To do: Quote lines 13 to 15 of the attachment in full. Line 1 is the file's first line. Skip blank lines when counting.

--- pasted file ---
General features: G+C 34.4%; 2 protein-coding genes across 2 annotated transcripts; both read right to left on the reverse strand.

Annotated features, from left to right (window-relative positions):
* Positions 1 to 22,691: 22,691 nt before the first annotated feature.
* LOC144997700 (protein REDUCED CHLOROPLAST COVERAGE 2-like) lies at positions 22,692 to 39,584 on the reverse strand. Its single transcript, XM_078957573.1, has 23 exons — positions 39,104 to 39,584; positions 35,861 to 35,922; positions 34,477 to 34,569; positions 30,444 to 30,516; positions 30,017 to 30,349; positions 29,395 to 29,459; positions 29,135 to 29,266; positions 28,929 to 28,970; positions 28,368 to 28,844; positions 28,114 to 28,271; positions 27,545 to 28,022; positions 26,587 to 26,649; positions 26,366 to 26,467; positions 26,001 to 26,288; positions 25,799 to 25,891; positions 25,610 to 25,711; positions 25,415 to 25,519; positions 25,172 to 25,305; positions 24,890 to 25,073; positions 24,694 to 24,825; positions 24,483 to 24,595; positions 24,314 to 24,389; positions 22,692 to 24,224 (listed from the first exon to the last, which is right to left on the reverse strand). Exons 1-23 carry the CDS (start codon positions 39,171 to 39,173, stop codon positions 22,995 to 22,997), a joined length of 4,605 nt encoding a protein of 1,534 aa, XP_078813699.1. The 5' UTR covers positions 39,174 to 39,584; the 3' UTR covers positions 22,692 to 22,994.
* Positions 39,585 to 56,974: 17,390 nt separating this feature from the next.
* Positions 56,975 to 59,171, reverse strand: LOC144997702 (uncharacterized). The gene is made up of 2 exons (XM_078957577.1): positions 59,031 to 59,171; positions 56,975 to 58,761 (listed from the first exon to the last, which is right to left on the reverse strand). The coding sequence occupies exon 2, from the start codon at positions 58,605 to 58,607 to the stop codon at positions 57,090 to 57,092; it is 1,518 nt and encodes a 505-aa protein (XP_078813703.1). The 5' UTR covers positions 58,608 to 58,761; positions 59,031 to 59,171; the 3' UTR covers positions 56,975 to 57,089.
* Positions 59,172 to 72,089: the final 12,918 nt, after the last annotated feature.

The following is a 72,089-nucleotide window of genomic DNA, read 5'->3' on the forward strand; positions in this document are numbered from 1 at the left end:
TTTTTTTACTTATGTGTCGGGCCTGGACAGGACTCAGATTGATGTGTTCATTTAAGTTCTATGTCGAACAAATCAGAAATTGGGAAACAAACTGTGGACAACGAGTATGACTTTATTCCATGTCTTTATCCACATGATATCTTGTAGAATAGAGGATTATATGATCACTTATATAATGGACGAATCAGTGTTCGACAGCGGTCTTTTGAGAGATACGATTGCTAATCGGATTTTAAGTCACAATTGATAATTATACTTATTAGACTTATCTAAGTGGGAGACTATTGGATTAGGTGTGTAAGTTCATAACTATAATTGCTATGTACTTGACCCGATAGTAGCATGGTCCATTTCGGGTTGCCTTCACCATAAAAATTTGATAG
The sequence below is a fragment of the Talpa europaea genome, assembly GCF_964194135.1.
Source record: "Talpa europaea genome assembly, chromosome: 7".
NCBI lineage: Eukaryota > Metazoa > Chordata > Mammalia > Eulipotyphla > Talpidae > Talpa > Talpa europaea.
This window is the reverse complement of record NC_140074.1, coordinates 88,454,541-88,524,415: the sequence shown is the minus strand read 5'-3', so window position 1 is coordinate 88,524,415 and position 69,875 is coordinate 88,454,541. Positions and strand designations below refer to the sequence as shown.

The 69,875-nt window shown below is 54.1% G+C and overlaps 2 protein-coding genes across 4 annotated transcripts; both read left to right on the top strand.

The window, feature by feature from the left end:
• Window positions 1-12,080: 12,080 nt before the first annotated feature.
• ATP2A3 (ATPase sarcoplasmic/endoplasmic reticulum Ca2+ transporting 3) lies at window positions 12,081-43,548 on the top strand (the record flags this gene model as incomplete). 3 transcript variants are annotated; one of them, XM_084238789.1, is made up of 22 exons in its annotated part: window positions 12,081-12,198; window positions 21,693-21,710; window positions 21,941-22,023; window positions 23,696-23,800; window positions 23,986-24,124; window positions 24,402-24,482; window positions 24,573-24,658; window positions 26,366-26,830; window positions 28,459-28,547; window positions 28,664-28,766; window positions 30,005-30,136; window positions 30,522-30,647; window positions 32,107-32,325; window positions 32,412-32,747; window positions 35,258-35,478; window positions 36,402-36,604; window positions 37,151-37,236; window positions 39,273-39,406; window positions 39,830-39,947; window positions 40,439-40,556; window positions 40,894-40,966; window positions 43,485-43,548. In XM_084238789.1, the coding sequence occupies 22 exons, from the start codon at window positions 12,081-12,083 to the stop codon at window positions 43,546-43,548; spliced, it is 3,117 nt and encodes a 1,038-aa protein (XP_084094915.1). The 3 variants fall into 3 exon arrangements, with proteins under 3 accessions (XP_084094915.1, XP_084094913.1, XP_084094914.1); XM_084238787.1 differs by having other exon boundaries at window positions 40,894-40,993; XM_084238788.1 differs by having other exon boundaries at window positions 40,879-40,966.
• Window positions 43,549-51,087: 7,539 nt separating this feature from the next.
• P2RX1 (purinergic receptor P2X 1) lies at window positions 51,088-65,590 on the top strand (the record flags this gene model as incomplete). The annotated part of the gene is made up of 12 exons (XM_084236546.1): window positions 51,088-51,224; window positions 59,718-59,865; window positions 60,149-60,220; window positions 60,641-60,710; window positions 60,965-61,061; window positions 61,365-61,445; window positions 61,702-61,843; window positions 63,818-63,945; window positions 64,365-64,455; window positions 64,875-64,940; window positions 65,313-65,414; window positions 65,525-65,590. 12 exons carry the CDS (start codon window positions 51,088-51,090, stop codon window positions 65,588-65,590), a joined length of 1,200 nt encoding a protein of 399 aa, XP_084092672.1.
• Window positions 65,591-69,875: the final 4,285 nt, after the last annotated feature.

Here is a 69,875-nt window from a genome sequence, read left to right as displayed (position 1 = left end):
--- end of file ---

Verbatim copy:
This window is the reverse complement of record NC_140074.1, coordinates 88,454,541-88,524,415: the sequence shown is the minus strand read 5'-3', so window position 1 is coordinate 88,524,415 and position 69,875 is coordinate 88,454,541. Positions and strand designations below refer to the sequence as shown.

The 69,875-nt window shown below is 54.1% G+C and overlaps 2 protein-coding genes across 4 annotated transcripts; both read left to right on the top strand.

The window, feature by feature from the left end: